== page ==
Camera shots angles

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Transcript of Camera shots angles

  • CAMERA SHOTSIn this lesson well be learning about the main camera shots and camera angles that are used during filming.

  • A. Camera ShotsThere are 3 main types of shots that describe how near or how far the camera is from the subject:

    Any of these shots can show one subject or more at the same time.

    Long shot. Medium shot. Close-up shot.

  • A Long shot shows the whole subject: an entire boat on the water.

  • a car down the street.

  • The Long shot is used to show the full human figure and provides a clear view of the environment or setting where we find the character.

  • An Establishing long shot This shot will tell the viewer the geographical location of the scene, for example if the scene was inside a house, then the establishing shot might be, the shot of the town or city the house is in, then the shot of the house, then the scene inside the house.

  • A full shot is a variation on the long shot, showing the full subject in the forground, with the feet at the bottom on the frame and the head at the top of the frame.

  • An extreme long shot is used to show landscapes or provide a view of a whole world eg: A city, a town, or even a galaxy where the story is set.

  • 2. A medium shot shows about half of the subject.

  • Medium shot shows the human body from mid-shin or mid-thigh up and is often used to show interaction between two or more characters.

  • A medium shot shows the subject in relation to its immediate surroundings.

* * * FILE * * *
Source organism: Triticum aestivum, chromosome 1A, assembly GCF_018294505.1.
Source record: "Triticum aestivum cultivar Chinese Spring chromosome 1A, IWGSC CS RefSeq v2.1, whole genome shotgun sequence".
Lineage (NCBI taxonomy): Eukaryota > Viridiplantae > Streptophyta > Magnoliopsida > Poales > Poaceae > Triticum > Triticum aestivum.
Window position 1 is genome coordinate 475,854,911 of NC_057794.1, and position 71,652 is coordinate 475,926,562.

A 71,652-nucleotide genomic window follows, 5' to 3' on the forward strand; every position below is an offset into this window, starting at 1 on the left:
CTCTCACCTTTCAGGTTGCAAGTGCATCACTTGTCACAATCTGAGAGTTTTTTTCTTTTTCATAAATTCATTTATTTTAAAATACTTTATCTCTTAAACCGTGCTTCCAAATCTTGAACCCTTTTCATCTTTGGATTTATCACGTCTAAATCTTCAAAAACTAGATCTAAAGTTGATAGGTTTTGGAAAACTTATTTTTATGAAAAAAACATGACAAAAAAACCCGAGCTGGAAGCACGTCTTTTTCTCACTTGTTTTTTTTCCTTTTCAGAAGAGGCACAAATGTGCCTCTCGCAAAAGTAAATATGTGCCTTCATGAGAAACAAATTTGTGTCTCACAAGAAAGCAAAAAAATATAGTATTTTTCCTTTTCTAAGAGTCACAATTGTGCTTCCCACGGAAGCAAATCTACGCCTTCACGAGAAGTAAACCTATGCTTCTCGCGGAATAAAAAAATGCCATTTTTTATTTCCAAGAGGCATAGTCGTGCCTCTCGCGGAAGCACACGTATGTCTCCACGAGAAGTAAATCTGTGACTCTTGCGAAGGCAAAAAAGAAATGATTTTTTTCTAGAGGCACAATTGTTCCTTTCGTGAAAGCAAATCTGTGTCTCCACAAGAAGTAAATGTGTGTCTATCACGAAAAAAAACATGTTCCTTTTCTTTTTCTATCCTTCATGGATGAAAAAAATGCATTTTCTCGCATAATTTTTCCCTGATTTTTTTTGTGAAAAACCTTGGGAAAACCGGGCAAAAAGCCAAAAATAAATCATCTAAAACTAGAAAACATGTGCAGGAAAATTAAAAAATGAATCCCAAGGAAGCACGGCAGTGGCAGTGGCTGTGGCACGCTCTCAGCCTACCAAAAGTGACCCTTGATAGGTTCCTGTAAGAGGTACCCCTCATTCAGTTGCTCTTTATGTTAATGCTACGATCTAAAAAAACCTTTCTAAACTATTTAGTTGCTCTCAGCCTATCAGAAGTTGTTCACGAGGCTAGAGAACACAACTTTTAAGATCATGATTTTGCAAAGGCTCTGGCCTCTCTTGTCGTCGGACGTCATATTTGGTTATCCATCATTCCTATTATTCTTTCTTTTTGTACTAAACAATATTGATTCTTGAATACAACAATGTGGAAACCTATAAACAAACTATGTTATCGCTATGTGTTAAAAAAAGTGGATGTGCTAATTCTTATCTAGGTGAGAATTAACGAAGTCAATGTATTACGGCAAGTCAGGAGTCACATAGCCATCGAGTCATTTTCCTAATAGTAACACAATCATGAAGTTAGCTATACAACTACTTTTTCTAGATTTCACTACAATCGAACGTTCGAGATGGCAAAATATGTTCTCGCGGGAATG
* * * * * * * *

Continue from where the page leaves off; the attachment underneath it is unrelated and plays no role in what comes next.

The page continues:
• 3. A close-up only shows one part of the subject, usually in great detail.

  • A close-up or an extreme close-up, would include shots of a persons face, or the paws of a dog walking down a path, of a hand on a doorbell, or a tree branch.

  • In close-ups, we can understand how a character feels; get into the head of that character.

  • Close-ups of things may help to clarify action.

  • B. Camera AnglesIn addition to camera shots, the camera angle is also important. The angle from which a shot is taken is another way to give variety as well as information. High Angle Eye-level Low Angle Reverse Angle Oblique Angle

  • A high angle shot positions the camera above eye-level, looking down on the subject, which consequently appears insignificant, weak, helpless, or small according to how extreme the angle is.

  • Sometimes its just a good angle..

  • At eye level, the impression is neutral.

  • 3. A low angle shot has the camera looking up at the subject, which then appears important, powerful, or domineering, again depending on how exaggerated the angle is.

  • 4. Usually the camera looks at the subject, but with reverse angle the camera shows what the subject is seeing.

  • The most common type of reverse angle it the over the shoulder shot

  • 5. The oblique angle is shot by laterally tilting the camera frame and making the characters or objects look askew.

  • C. Camera MovementAnother way to give television programs and films variety is for the camera to move. Panning Tracking Elevating Dollying Tilting Zooming In/Out

  • 1. Panning: When the camera stays in the same position but turns left or right.

    2. Tracking: When the camera changes its position by moving left or right.

  • 3. Elevating: when the camera changes its position by moving up or down.

    4. Dollying: Changing the cameras position by moving it forward or backward.

  • 5. Tilting: When the camera stays in the same position but turns up or down.

    6. Zooming In/Out: Even when the camera is stationary it can appear to move closer to, or further from, its subject by using a special ring or lever on the lens.